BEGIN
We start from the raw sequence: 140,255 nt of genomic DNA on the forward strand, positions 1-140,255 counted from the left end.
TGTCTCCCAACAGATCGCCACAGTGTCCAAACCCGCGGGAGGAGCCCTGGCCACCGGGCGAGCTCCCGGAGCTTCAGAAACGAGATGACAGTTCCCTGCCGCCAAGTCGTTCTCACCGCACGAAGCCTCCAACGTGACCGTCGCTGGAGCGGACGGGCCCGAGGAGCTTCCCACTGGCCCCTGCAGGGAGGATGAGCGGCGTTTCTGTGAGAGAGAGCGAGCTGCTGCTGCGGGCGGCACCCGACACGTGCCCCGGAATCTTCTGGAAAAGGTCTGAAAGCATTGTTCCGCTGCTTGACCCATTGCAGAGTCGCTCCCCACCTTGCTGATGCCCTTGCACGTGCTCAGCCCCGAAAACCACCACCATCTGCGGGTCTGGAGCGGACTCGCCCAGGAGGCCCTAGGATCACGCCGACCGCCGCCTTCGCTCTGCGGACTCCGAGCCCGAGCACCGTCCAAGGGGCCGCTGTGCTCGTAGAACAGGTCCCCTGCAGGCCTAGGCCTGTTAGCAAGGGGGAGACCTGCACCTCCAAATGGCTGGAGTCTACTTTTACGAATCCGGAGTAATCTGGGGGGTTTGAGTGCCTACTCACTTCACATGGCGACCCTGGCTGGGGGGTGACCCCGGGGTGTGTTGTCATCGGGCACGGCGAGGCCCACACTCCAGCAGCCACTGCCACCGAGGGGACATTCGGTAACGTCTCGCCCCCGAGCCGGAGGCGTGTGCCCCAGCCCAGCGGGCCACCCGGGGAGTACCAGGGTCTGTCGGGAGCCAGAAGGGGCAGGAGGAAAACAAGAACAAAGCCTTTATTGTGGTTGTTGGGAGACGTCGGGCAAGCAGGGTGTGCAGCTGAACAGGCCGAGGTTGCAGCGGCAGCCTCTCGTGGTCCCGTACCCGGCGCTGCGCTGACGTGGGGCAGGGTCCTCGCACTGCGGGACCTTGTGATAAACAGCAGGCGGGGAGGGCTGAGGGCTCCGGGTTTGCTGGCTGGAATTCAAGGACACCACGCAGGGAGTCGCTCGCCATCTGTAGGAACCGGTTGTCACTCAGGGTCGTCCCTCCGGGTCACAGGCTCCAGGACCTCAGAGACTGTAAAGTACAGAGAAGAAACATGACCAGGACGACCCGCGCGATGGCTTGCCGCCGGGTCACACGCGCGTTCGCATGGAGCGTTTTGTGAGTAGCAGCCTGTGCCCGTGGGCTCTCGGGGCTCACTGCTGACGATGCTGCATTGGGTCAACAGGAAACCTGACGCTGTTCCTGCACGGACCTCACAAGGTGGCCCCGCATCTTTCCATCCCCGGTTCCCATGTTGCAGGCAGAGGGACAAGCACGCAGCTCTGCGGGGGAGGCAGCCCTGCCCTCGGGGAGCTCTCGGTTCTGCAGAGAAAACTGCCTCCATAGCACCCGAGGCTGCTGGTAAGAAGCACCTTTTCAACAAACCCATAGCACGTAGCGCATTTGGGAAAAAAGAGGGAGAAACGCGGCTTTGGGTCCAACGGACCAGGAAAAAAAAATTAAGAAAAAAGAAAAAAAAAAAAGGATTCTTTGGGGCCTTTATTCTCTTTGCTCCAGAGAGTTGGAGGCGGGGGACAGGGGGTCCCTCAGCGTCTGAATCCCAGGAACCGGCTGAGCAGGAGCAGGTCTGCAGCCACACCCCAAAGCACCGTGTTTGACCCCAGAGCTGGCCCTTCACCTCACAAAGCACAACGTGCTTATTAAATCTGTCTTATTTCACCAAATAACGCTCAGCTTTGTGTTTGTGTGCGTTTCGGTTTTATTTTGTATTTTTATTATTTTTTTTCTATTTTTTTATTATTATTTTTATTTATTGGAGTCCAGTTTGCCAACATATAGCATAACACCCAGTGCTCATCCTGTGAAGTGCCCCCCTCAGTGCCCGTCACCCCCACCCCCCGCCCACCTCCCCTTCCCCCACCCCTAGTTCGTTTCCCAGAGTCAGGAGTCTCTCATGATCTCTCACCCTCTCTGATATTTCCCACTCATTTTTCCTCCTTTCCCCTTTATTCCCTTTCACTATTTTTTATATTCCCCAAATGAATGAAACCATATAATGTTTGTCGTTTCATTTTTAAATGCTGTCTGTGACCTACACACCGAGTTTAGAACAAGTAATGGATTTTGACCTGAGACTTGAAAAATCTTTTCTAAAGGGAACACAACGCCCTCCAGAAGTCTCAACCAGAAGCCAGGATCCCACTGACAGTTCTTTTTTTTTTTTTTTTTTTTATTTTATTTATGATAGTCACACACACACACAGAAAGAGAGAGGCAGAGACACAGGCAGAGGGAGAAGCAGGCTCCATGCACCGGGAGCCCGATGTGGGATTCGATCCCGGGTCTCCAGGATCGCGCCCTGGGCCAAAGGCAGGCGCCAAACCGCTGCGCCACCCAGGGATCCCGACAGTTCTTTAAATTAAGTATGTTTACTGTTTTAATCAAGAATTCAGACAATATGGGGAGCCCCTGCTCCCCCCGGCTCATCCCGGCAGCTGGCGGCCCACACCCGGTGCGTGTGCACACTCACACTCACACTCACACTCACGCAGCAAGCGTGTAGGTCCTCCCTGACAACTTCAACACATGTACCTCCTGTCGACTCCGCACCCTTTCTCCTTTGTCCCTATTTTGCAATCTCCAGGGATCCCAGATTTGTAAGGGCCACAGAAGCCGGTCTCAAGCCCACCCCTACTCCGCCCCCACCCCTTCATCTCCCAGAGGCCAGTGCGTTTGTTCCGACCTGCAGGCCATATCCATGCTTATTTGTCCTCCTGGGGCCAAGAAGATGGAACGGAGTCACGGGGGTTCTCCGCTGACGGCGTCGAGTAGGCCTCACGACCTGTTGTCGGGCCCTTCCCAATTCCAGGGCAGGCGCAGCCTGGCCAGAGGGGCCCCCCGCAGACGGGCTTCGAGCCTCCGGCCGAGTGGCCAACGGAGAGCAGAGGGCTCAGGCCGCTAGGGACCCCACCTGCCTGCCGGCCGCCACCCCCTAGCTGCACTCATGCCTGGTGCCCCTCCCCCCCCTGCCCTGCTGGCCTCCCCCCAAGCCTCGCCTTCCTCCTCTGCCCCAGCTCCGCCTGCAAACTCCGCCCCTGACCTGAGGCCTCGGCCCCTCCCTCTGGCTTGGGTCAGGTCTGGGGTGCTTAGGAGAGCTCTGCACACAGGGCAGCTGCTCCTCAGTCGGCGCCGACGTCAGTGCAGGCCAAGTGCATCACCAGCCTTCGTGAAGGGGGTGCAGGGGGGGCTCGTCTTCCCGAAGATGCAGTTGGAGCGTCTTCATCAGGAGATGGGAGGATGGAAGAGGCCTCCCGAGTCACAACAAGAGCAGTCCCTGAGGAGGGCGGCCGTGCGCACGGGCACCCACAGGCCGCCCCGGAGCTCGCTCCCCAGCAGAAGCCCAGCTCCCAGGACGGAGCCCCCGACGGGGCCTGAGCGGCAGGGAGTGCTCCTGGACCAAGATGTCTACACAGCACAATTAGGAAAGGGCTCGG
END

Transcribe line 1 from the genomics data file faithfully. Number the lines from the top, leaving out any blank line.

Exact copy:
We start from the raw sequence: 140,255 nt of genomic DNA on the forward strand, positions 1-140,255 counted from the left end.